A classic example of these shortcomings was demonstrated by the infamous ‘Bloxham tapes’. The Cardiff-based hypnotherapist, Arnall Bloxham, who was the subject of a BBC documentary and subsequently featured in a book by Iverson (1976/77), forwarded one particular case, amongst others, of Welsh housewife Jane Evans. Evans apparently provided details of six previous incarnations, which included Allison, a maid who lived in the house of a wealthy French merchant named Jacques Couer in the 15th century.
In the case of Jane Evans and many other similar claims, it is generally believed that no deliberate hoax was involved. Instead, these are seen as being cases of CRYPTOMNESIA (literally, ‘hidden memories‘; see Baker, 1992). It is argued that an individual can store away information from a variety of sources during his or her life, such as from novels, films, history books, or wherever, without later being aware of the source of the information. When the information is later recalled under hypnosis, perhaps elaborated upon by the individual’s own fantasies, the memories can be taken to be veridical.  (bold, underline, capitalisation ours)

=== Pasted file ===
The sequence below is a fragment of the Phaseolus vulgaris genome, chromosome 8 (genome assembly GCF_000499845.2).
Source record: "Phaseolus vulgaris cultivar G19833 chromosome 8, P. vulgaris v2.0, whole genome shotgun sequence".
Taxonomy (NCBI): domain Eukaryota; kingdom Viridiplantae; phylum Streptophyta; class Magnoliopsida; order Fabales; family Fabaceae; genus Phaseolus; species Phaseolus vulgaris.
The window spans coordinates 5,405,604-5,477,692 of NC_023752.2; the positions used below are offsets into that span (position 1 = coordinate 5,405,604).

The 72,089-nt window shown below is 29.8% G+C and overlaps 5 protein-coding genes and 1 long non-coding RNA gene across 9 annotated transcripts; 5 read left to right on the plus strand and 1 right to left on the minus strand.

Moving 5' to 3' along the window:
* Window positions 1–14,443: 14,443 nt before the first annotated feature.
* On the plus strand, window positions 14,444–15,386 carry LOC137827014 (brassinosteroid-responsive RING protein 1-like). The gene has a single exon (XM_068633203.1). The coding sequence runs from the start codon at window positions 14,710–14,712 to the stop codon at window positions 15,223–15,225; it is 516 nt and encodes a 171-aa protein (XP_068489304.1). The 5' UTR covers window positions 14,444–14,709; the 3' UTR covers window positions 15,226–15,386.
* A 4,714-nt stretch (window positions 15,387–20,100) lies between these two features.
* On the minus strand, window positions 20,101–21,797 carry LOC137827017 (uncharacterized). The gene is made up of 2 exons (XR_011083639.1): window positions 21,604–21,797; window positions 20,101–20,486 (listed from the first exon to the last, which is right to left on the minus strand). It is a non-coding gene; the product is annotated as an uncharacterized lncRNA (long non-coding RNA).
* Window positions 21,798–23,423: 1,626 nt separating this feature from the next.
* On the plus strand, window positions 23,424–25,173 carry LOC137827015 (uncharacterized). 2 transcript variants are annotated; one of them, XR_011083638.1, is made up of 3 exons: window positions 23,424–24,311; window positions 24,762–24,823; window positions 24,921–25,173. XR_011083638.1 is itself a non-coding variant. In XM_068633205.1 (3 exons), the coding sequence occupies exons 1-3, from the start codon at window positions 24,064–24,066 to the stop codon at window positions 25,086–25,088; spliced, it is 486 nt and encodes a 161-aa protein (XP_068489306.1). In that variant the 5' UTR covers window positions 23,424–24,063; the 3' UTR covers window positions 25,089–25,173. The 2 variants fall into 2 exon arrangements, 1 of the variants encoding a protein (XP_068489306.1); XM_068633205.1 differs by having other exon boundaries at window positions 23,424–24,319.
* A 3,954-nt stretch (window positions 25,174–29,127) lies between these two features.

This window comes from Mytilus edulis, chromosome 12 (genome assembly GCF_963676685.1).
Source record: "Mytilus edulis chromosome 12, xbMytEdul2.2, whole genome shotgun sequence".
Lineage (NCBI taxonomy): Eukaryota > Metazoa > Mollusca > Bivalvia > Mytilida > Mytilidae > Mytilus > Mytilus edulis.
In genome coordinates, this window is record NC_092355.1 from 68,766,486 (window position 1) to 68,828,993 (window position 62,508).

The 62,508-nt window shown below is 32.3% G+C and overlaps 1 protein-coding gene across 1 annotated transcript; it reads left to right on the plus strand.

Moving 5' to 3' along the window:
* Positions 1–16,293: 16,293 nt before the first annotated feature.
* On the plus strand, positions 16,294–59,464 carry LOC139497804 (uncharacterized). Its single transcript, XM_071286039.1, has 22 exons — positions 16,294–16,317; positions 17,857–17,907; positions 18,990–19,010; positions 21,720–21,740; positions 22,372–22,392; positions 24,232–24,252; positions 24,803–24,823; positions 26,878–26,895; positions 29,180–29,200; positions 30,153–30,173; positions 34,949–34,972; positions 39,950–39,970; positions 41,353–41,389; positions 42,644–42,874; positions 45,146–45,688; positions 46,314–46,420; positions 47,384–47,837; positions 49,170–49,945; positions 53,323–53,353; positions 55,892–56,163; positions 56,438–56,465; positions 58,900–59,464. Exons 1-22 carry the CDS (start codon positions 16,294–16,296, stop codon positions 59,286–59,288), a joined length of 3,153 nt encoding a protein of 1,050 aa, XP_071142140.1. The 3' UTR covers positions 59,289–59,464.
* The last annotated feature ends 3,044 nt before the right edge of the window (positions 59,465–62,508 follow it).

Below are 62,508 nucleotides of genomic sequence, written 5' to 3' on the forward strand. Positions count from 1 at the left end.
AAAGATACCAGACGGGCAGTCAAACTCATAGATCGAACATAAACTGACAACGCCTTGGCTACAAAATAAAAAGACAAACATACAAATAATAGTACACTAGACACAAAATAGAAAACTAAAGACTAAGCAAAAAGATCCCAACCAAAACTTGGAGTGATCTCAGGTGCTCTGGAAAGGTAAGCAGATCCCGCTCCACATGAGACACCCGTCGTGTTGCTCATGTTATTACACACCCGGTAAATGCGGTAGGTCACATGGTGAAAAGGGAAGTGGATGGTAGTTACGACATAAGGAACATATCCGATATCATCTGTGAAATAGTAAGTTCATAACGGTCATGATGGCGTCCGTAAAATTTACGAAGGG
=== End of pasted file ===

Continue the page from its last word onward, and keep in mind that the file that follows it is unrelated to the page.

Work by other research groups shows that memories of highly implausible events, and even impossible events, such as alien abduction and reincarnation, can be planted just as easily.
Steven Jay Lynn and Judith W. Rhue, Professors of Psychology at Ohio University, found similarities between past-life regression subjects and patients suffering from Multiple Personality Disorder (MPD – also known as (DID) Dissociative Identity Disorder). After categorically rebutting the notion that “although some believers in reincarnation hold that people can be hypnotically regressed back past their birth to previous lives (e.g. Wambaugh, 1979), the available evidence provides no support whatsoever for this notion. Instead, the available data suggest that past-life experiences and enactments are fantasy constructions (Baker, 1992; Spanos, Menary, Gabora, DuBreuil, & Dewhirst, 1991)”, (bold ours)  they state: